Mold is categorized into two categories in your tiled areas:

 

1. Surface mold 

2. Mold behind the surround, aka “hidden mold”

 

Mold reproduces very quickly by releasing spores into the air. Moisture, heat, and organic matter – like dust or human skin! – provide the best environment for mold to grow. 

So every time you use warm water in the bathroom, either by taking a bath or a shower or simply washing your hands and face, you contribute to the habitat that mold loves! The mold fungus will appear within 48 hours of the spore being released from the existing organism if the temperature is right!

Most of the time, surface mold is visible to the naked eye in the bathroom and can be dealt with by washing it away with good cleaning products and a good hard scrub, but the unseen spores hiding away cause the most damage.

 

Is Hidden Mold Dangerous?

scrubbing bathroom mold from tile with hard brush

There are many different types of molds, with around 100 000 classes that can reproduce via spores. According to the Centers For Disease Control And Prevention (CDC), the most typical molds that you will find in and around your wet areas are:

 

  • Aspergillus
  • Cladosporium
  • Penicillium
  • Stachybotrys – Black mold

 

Although visible mold can cause health issues to people susceptible to respiratory problems and people with autoimmune diseases, mold growth behind the tiles and inside the wall cavity usually doesn’t cause health issues. 

The tiles act as a barrier preventing the spores from entering the indoor environment. However, when you do open up the area during the repair process, take steps to protect the indoor environment so that it doesn’t become contaminated by the spores.

While most mold is unhealthy to breathe, certain molds are toxigenic (producing poison) and produce mycotoxins which pose a serious threat to humans. 

 

How To Check For Mold Under Tile

 

If you do suspect that mold is growing behind your tiles, there are various checks that you can do to confirm your suspicions before calling a professional mold inspector (yes, they really do exist!).

You could remove the tiles to check for mold, but that’s a costly proposition if you plan to replace them. So instead, try one of these methods:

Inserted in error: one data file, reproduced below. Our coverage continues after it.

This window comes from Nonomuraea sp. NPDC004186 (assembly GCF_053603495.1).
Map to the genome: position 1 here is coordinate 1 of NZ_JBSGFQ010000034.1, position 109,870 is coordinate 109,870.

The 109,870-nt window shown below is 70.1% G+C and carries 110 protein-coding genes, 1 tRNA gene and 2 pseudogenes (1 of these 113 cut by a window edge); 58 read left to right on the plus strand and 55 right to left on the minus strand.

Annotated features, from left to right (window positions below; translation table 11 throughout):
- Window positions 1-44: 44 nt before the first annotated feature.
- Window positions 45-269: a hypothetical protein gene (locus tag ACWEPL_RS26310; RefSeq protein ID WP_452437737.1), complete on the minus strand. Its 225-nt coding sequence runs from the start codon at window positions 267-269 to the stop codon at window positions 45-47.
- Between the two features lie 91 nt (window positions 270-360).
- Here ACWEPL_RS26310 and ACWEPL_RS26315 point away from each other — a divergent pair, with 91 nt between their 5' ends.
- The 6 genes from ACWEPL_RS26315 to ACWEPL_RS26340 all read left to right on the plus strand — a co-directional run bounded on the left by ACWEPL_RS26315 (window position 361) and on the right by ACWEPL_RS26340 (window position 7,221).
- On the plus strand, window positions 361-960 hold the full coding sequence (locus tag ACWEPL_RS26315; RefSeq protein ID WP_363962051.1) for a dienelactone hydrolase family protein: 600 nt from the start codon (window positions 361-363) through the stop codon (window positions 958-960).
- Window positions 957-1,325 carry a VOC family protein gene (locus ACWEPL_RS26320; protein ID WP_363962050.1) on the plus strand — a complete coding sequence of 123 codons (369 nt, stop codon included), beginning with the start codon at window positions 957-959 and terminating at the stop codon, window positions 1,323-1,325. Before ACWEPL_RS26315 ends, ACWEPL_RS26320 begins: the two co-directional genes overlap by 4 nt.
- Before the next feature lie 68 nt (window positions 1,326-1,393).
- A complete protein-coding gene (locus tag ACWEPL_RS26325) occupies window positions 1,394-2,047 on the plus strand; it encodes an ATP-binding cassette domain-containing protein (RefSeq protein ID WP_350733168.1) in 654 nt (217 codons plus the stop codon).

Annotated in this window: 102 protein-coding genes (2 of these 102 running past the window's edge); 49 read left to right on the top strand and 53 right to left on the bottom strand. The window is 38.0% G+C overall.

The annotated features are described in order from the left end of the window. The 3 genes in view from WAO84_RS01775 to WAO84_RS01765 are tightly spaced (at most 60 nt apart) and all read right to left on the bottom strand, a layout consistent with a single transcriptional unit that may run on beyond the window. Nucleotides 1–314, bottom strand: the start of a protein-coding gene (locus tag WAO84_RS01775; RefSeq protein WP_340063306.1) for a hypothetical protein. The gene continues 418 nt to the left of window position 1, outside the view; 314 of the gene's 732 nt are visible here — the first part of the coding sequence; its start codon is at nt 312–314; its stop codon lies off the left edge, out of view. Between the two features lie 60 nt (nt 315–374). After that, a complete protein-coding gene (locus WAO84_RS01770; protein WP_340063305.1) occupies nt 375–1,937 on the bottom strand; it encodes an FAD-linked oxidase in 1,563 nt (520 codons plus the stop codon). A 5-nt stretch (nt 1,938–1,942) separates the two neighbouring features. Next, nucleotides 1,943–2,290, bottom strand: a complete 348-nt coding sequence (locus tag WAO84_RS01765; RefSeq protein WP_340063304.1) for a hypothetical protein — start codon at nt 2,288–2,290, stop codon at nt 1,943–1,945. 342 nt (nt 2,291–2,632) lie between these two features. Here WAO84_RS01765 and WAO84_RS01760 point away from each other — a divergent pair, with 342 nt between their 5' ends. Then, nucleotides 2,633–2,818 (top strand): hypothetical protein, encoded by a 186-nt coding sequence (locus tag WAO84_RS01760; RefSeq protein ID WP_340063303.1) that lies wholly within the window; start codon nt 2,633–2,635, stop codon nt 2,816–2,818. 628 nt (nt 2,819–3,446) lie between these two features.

1. A Digital Moisture Meter

 

The General Tools MMD4E digital moisture meter is an all in one tool with multiple functions:

 

  • Mold tester
  • Moisture reader
  • Water leak detector
  • Humidity sensor

 

This battery-powered, super safe to use 9-volt moisture meter is a great tool to detect any hidden leaks throughout your home, not only behind your tiles. It provides accurate moisture readings and, with its on-screen icons, is super easy to use!

See it on Amazon

 

2. A Fiber Optic Camera

 

Our high-tech world has many tools to make our lives easier, so why not use them? The Depstech 1080P digital borescope camera is the perfect tool to see what is happening behind your tiles! Simply drill a small hole through the substrate, insert the camera cable, and voila! Instant access to the world behind your tiles!

This camera has some impressive features:

  • Completely waterproof
  • Dual lens, wide-angle color split-screen allowing you to see from different angles
  • The high-quality semi-rigid cable can be bent to access narrow spaces
  • The front camera has a focal range of 1.2 – 3.1 inches (3 – 8 cm), and the side range has a range of 0.8 – 2.4 inches (2 – 6 cm)

See it on Amazon

 

3. DIY Home Mold Test Kit

A home mold test kit is quite simple to use and should indicate that you do indeed have mold thriving behind your tiles! A good test kit will determine the type of mold too!

The Healthful Home 5-minute mold test kit is an affordable home testing kit for those who need answers in a hurry! Simply cover the edge of a screwdriver with a swab from the kit and probe through the drywall or substrate into the suspected infected area. 

This kit was designed in an EPA-licensed and AIHA-accredited lab and is proudly made in the USA.

The easy-to-use 3 step kit includes:

 

  • Antibody-based tests against 32 mold types
  • All materials necessary for testing
  • Instructions for use

See it on Amazon

 

The Best Way To Fix Mold Damage Under Tiles

A contractor measures the dampness in the walls with a moisture meter

If you do suspect mold behind tiles and a tool or test confirms it, then you’re going to have to remove the tiles, fix the damaged areas, and replace the tiles. Sorry! 

This could be time-consuming and expensive, so call in the professionals to do a proper job and remove the mold completely.

Find a reputable contractor in your area with good contactable references before you begin. You might be able to supply the materials for the job and only pay the contractor for labor.

 

Replacing Your Tile Surround

a construction worker sits in the tub in a bathroom under construction